In an APICS Magazine article entitled “RFID at Work” three PhD’s who serve day jobs as computer professors and consultants detail many of the requirements for implementing Radio Frequency ID systems in manufacturing. While you can find the full article (if you’re an APICS member) in the Sep/Oct 2015 issue, we thought we’d reprise for our readers here the key steps to implementation. What follows assumes that you’ve already parsed through the thought process about whether RFID is right for you when it comes to having more accurate and timely information to improve your business processes.
The basic element of any RFID system is the data point – the location where the RFID ‘tag’ is read. It can be used to receive goods and follow work in process along its route according to the ERP system, tracking progress across all work centers or locations.
The key initial step then is simply to identify the key issues and goals of the system, and follow those with a set of design principles. Look for the logical and technical process requirements that must be logged or acted upon, as well any constraints. From these, a prototype can be implemented.
In a typical manufacturing environment, the tag will contain fields including the order number, the finished good ID or product number and the route step identifiers that establish the sequence of work center operations.
Most low-cost tags have relatively limited memory (512 bits), minimal enough at these price points that it requires that the data is produced while moving the tag from one station to the next in the route while interactively obtaining deeper data from a traveler, route ticket or work order already in the ERP system.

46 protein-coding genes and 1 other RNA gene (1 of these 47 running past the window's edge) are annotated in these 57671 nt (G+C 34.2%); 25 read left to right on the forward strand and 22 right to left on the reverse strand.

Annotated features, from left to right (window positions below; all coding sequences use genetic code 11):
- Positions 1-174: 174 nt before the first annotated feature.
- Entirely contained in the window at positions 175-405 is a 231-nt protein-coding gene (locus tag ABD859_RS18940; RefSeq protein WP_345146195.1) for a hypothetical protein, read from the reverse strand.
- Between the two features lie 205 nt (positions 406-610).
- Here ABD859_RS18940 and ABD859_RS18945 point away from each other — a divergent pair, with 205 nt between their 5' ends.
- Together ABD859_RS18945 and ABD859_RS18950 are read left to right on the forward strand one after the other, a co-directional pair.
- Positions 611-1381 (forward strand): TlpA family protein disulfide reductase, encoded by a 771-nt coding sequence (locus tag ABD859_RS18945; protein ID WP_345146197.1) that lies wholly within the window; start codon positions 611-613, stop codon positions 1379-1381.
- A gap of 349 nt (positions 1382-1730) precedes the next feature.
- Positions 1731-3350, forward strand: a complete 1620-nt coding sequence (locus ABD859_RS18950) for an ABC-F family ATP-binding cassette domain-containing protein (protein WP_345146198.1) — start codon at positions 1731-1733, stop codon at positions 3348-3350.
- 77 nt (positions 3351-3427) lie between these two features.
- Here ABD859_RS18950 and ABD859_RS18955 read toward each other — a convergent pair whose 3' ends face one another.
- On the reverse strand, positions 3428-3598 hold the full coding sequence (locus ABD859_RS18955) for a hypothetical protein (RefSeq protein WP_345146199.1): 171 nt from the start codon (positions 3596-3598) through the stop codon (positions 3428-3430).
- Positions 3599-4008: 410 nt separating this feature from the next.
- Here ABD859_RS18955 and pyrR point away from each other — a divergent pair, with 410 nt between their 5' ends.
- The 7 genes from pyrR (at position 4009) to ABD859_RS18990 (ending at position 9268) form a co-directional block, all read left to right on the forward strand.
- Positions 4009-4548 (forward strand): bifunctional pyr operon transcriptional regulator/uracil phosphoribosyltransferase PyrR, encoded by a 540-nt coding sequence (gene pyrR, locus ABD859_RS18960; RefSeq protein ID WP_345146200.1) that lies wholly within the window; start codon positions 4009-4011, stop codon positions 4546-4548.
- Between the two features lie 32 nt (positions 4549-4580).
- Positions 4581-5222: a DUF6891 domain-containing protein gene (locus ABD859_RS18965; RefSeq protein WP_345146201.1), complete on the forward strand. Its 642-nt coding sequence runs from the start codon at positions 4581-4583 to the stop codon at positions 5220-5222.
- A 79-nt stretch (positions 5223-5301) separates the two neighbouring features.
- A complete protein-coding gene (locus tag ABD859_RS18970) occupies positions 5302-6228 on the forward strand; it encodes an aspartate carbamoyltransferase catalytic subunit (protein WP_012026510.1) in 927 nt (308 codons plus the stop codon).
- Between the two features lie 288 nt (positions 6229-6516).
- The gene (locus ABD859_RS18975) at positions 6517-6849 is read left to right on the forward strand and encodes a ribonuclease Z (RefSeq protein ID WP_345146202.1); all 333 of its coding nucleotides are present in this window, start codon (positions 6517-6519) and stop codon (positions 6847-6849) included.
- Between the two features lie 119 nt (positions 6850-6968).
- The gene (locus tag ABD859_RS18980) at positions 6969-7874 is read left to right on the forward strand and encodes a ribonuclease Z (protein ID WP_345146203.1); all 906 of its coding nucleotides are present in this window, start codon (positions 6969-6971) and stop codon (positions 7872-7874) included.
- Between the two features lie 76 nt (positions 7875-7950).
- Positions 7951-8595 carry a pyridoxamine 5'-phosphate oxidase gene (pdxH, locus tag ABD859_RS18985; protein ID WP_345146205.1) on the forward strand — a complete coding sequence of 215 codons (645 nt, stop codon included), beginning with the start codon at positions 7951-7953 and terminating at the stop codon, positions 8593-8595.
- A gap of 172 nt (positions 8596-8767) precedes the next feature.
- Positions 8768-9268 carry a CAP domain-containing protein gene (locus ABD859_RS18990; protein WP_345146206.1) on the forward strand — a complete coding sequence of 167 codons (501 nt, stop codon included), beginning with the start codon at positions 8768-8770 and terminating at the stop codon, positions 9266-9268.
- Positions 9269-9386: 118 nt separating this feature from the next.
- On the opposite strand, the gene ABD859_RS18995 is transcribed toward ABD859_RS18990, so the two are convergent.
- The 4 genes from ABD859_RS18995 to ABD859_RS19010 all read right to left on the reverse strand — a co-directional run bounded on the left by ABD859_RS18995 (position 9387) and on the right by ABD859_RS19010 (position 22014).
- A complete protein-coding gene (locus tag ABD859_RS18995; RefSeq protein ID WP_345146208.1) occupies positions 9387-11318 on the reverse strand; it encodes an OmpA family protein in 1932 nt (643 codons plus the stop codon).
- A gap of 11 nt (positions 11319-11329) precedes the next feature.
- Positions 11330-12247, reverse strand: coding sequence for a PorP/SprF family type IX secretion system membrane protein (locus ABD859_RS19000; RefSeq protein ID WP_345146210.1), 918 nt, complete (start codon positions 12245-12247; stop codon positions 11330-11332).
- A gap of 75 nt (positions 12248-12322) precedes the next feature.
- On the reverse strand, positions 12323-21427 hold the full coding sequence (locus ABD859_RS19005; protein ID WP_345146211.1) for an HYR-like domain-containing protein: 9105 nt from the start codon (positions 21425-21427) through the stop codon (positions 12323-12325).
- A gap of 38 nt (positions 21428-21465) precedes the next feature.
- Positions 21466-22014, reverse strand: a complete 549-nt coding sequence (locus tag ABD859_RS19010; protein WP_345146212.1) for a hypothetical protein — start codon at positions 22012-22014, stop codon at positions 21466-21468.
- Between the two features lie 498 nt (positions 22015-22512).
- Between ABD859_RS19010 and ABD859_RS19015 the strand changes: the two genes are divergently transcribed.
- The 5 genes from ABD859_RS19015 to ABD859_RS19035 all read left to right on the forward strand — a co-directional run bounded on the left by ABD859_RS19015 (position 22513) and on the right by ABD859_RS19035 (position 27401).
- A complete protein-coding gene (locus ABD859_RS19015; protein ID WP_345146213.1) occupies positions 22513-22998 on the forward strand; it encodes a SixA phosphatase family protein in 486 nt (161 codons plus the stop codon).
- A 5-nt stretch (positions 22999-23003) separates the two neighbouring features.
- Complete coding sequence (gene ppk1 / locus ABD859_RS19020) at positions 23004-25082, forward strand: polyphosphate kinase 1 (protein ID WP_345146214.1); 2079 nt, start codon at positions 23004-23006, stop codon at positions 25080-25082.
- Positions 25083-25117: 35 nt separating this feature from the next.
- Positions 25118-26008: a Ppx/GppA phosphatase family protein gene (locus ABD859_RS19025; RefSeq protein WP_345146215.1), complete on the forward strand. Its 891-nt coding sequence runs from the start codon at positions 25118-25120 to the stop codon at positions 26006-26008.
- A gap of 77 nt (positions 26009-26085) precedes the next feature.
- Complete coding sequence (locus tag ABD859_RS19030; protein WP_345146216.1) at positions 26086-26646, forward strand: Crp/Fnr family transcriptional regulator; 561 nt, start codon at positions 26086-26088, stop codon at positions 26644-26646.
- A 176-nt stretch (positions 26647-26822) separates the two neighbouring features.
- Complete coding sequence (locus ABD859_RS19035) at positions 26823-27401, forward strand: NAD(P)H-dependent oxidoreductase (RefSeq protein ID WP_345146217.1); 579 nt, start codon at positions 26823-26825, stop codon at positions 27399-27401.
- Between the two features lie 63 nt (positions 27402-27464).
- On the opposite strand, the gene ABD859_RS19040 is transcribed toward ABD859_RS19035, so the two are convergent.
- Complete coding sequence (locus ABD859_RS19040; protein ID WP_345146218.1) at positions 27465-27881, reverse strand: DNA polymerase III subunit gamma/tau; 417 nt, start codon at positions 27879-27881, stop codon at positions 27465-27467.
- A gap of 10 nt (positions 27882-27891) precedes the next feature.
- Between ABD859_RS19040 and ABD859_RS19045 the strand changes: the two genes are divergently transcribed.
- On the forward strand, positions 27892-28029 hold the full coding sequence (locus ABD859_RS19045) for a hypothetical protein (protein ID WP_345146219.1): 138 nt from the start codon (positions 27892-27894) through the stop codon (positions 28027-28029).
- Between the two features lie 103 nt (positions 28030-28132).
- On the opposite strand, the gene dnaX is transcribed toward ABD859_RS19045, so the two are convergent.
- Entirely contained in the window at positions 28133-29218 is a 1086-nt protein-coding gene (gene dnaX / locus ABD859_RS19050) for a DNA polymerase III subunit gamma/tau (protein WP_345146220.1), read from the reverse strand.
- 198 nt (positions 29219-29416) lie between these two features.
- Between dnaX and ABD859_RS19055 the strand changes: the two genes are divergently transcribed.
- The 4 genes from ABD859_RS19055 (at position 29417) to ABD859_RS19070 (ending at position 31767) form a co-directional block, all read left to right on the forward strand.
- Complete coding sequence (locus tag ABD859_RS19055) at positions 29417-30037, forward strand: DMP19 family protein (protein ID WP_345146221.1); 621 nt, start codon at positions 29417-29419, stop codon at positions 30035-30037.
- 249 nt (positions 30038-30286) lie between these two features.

Each work center is monitored by data readers with antenna(s) mounted above the shop floor. Typically, the reader will read any RFID tag that comes within about a ten foot radius of itself.
In such a setting, data points would be equipped with touch screen monitors displaying WIP tags in the queue. At the exit point from production, a tag bearing the product ID number is attached to the product before being moved to inventory, shipping or secondary operation areas. The tag is read at this point and that information can be transferred back into the ERP system, thus completing the loop.
The info provided above is intended of course only as a general outline of RFID. A system requires all the “layers” to work together in order to make the tracking of goods more efficient. Those layers include the physical RFID network consisting of tags, antennas, readers, touch screens, and the shop floor network. The second layer is usually the ‘middleware,’ responsible for producing your tag ID numbers, reading and writing to the tags, and managing data transfer from data point to reader and then to the network’s control system. The point is: there is a fair amount of work involved, as one might expect.
Hopefully, our comments here today, courtesy of our friends at APICS, will get you started in your thinking down the road to RFID.